President Donald Trump speaks during a cabinet meeting at the White House. Photo: Evan Vucci / AP

President Trump, situated between Secretary of State Rex Tillerson and Defense Secretary James Mattis during his Monday morning Cabinet meeting, said he "feels strongly" about his decision to decertify the Iran nuclear deal, stating that he's "tired of being taken advantage of."

Trump also revealed that he is not giving up on health care, stating: "Obamacare is finished, it's dead, it's gone...There is no such thing as Obamacare anymore." He added that Senate Republicans are currently working on a short-term fix to insurance markets after he "cut off the gravy train" by ending subsidies — a move that has threatened to throw the Affordable Care Act markets into chaos.

Future of Iran deal: Trump said Congress and the deal's member countries will either find a solution that would improve the agreement, or else "total termination" will be "a very real possibility."

More on health care: Trump said he wants to "help the poor people" get better health care, and believes congressional Republicans will agree to a long-term fix for the ACA by March or April. Trump acknowledged that Democrats are unlikely to support that effort.

Other highlights:

  • Pharma: "Prescription drug prices are out of control" with drugs costing much more in the U.S. than in other countries, "meaning as usual the world is taking advantage of the United States," said Trump. "The drug companies quite frankly are getting away with murder."
  • Senate/House GOP: "I have a great relationship with them but they're not getting the job done... and I'm not going to blame myself. I'll be honest. They are not getting the job done."
  • Immigration: "Visa overstays... they're so out of control... more than ever we need the wall."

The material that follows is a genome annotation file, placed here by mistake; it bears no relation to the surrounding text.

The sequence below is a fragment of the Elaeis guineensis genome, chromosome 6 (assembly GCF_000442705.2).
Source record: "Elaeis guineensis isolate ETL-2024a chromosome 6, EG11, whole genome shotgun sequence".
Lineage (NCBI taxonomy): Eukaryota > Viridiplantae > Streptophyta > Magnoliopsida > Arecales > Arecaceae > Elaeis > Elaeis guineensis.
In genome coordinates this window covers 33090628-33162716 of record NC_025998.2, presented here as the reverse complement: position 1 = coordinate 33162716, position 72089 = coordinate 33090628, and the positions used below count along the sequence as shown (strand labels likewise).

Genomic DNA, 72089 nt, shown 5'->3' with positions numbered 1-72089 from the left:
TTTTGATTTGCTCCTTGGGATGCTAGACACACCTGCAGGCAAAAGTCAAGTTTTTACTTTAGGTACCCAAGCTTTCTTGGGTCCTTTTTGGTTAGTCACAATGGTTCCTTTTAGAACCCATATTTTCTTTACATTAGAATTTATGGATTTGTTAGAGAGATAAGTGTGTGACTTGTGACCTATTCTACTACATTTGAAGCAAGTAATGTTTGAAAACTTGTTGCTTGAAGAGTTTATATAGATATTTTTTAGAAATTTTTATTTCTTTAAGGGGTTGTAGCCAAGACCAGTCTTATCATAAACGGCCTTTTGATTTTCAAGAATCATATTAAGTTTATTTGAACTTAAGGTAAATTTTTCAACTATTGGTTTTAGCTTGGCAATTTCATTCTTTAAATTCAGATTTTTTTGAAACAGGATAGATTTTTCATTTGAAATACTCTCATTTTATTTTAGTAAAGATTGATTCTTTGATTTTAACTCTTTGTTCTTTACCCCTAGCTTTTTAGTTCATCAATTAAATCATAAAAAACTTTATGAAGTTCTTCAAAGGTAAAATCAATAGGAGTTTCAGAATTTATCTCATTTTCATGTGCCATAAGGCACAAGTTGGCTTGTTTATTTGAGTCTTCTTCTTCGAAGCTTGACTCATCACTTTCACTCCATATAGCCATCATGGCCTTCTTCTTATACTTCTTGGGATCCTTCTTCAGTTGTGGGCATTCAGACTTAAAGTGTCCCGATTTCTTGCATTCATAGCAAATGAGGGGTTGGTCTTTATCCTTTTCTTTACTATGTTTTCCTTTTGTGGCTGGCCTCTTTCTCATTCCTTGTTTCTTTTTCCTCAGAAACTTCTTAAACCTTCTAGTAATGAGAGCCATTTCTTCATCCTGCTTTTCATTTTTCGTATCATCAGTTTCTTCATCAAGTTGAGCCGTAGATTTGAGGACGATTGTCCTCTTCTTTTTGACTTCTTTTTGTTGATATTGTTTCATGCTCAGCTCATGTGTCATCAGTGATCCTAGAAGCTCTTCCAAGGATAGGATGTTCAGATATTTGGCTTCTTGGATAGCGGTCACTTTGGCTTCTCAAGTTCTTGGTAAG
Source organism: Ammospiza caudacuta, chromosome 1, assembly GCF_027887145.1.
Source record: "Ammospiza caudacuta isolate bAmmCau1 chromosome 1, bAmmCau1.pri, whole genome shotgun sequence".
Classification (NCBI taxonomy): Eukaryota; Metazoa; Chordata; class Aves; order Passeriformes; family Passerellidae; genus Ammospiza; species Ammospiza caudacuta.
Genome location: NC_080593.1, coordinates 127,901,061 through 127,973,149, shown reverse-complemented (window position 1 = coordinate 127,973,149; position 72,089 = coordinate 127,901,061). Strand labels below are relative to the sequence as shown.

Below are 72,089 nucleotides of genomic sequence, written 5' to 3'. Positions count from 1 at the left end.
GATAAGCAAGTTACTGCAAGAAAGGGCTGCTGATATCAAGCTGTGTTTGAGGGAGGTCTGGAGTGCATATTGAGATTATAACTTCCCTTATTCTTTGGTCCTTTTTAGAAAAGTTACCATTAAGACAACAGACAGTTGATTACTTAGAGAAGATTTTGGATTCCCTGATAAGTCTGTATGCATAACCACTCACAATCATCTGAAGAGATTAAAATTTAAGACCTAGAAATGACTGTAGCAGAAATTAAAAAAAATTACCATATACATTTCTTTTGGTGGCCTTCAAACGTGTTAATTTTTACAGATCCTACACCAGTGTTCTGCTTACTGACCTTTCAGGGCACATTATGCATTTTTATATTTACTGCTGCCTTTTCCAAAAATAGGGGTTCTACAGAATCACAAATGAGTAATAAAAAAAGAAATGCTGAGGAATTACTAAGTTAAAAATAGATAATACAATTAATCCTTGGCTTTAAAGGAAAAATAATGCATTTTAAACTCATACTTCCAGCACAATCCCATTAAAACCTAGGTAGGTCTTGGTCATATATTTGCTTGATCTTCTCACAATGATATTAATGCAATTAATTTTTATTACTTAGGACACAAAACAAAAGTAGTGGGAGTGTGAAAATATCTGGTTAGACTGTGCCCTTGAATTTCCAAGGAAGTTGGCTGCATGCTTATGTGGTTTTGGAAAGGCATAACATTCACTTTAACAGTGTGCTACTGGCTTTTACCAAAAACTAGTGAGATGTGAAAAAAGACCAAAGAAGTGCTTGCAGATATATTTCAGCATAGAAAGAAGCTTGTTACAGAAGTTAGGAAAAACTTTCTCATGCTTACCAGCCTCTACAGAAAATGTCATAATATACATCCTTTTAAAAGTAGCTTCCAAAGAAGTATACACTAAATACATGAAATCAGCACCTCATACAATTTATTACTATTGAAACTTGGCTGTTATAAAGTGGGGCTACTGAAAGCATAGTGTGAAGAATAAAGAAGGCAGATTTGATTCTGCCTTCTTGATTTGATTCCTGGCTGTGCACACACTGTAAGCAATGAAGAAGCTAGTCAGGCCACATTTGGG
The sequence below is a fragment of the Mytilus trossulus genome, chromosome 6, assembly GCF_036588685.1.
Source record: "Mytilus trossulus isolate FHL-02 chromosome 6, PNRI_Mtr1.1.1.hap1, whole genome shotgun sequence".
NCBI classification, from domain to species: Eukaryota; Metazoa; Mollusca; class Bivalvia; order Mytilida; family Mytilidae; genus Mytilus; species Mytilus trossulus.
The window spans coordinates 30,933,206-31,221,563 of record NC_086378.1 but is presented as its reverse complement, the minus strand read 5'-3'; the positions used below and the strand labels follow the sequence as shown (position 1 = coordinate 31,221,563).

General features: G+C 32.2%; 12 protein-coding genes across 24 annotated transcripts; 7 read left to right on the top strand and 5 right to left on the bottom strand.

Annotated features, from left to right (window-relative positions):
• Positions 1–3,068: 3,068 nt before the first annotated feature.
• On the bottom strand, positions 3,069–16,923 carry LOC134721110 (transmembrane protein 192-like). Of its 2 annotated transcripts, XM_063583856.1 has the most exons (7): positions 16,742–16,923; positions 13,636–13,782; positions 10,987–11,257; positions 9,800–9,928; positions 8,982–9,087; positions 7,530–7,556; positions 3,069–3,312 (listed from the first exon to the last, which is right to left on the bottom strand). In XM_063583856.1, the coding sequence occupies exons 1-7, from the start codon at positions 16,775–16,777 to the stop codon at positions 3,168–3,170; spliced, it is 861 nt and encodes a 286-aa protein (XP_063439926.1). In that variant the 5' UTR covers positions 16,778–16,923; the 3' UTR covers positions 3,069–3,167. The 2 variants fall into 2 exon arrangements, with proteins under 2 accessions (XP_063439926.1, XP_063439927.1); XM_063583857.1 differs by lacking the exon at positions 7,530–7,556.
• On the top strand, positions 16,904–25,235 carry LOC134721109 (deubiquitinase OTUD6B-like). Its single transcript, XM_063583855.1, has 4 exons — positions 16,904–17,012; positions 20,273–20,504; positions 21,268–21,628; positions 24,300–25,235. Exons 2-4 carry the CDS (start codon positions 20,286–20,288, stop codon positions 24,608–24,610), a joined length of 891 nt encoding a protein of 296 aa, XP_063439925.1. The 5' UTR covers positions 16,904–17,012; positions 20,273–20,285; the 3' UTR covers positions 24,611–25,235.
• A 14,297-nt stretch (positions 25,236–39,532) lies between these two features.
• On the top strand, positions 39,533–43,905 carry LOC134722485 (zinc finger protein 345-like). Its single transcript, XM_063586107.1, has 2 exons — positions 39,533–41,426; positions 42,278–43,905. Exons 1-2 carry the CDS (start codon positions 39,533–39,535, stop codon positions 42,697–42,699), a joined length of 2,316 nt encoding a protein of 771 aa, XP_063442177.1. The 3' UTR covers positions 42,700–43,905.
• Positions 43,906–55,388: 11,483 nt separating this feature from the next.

• Las Vegas shooter: "We continue to pray for the victims... he was a demented sick individual, the wires were crossed pretty badly in his brain."
  • California wildfires: "Very sad thing to watch."

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The COVID-19 learning cliff

Illustration: Aïda Amer/Axios

Perhaps the most jarring reality of the COVID-19 pandemic for families has been the sudden and dramatic disruption to all levels of education, which is expected to have deep social and economic repercussions for years — if not decades — to come.

Why it matters: As millions of students are about to start the school year virtually, at least in part, experts fear students may fall off an educational cliff — missing key academic milestones, falling behind grade level and in some cases dropping out of the educational system altogether.

Postal slowdown threatens election breakdown

In 24 hours, signs of a pre-election postal slowdown have moved from the shadows to the spotlight, with evidence emerging all over the country that this isn't a just a potential threat, but is happening before our eyes.

Why it matters: If you're the Trump administration, and you're in charge of the federal government, remember that a Pew poll published in April found the Postal Service was viewed favorably by 91% of Americans.

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Coronavirus dashboard

Illustration: Aïda Amer/Axios

  1. Global: Total confirmed cases as of 2 p.m. ET: 21,280,608 — Total deaths: 767,422— Total recoveries: 13,290,879Map.
  2. U.S.: Total confirmed cases as of 2 p.m. ET: 5,335,398 — Total deaths: 168,903 — Total recoveries: 1,796,326 — Total tests: 65,676,624Map.
  3. Health: The coronavirus-connected heart ailment that could lead to sudden death in athletes — Patients grow more open with their health data during pandemic.
  4. States: New York to reopen gyms, bowling alleys, museums.
  5. Podcasts: The rise of learning podsSpecial ed under pressure — Not enough laptops — The loss of learning.